Why bags of cocaine keep washing up on Britain’s south coast

A large quantity of suspected cocaine believed to be worth around £2m has washed up on a beach in Sussex – the latest in a string of drug finds along the south coast in recent weeks.

Police cordoned off part of Goring Beach, near Worthing, West Sussex, on Monday morning after receiving reports that a bag containing Class A drugs had been found.

Earlier this month, on October 2, fishermen found bags of suspected cocaine in a huge drift near Durdle Door, Dorset.

On October 7, cases containing hundreds of kilograms of white energy were discovered in the sea off the coast of Dorset and the Isle of Wight.

Just days later, on October 12, a bag containing suspected cocaine washed up on a beach in Ferring, also in West Sussex.

Following the latest find in Goring, Sussex Police said the packages would be taken for forensic examination along with substances found “in Selsey on October 19, Middleton and Felpham on October 13 and Ferring on October 12.

Police cordoned off part of Goring Beach, near Worthing, West Sussex, on Monday after packages of suspected cocaine were found

(Sussex Police)

The force said it was working with partner agencies to trace the source of the drugs and reminded the public of “the dangers of illegal drugs” and urged people not to touch them or try to remove them if found.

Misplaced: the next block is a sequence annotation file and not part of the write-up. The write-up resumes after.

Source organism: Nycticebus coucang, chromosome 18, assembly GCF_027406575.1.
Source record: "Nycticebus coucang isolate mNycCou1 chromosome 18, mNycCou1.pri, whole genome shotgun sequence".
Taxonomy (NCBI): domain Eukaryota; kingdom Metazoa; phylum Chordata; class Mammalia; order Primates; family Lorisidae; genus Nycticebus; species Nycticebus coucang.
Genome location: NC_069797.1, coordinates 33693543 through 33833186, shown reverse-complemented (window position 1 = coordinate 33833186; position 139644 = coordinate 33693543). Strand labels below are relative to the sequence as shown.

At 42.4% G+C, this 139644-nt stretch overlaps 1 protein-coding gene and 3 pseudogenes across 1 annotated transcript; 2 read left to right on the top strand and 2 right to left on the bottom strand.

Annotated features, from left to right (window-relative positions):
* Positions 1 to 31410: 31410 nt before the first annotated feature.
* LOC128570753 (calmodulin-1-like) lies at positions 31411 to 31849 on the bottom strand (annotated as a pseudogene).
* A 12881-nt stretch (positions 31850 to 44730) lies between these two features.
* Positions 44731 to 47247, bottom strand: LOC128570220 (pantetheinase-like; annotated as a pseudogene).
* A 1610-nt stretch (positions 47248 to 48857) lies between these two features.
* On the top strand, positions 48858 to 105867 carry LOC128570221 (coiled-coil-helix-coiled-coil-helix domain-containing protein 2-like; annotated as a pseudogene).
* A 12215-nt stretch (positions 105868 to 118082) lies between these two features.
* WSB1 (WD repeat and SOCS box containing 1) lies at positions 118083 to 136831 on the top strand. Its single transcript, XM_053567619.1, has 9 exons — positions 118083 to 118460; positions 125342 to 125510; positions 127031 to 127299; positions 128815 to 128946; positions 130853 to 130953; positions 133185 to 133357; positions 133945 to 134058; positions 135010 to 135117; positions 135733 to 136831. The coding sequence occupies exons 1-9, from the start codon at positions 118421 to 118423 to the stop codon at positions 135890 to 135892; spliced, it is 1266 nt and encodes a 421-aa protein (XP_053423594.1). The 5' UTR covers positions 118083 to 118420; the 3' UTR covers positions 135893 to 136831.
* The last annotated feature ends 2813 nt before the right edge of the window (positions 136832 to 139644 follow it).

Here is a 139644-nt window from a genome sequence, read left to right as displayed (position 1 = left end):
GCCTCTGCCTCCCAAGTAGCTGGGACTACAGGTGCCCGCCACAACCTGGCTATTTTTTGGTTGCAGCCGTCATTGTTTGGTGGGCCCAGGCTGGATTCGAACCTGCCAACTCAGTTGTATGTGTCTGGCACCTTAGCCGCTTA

It is believed Monday's find and discoveries earlier this month could be linked to the October 2 incident, when hundreds of kilograms of cocaine were flown into the Solent by smugglers. The word “POPI” was marked on some of the packaging in that recall and at least two seizures since.

The National Crime Agency is investigating the findings and believes the drugs originated in South America, where most of the world's cocaine supply comes from.

“We believe this is a significant quantity of class A drugs that would have come from South America,” said Tracey Lake, a senior NCA officer, after the October 2 discovery.

The word ‘POPI' has appeared on some packaging


“Losing a batch of this size would be a significant blow to the criminal networks involved.”

He added: “Our investigation is being assisted by both Dorset and Hampshire Constabulary and the Border Force.

“Any additional suspicious packages encountered by members of the public should be reported to the relevant police force.”

The UK cocaine market is estimated to be worth more than £25.7 million a day in England, Scotland and Wales, according to the NCA's latest strategic threat assessment.

In its latest strategic threat assessment, the NCA, the UK's main agency for tackling organized crime, says the cocaine market is estimated to be worth more than £25.7m a day in England, Scotland and Wales.

In the year ending March 2022, there were 188,929 drug seizures in England and Wales with the amount of cocaine seized at a high level.

The amount of Class A seized rose by 68 per cent to 18,767kg, with the vast majority of drugs found by Border Force.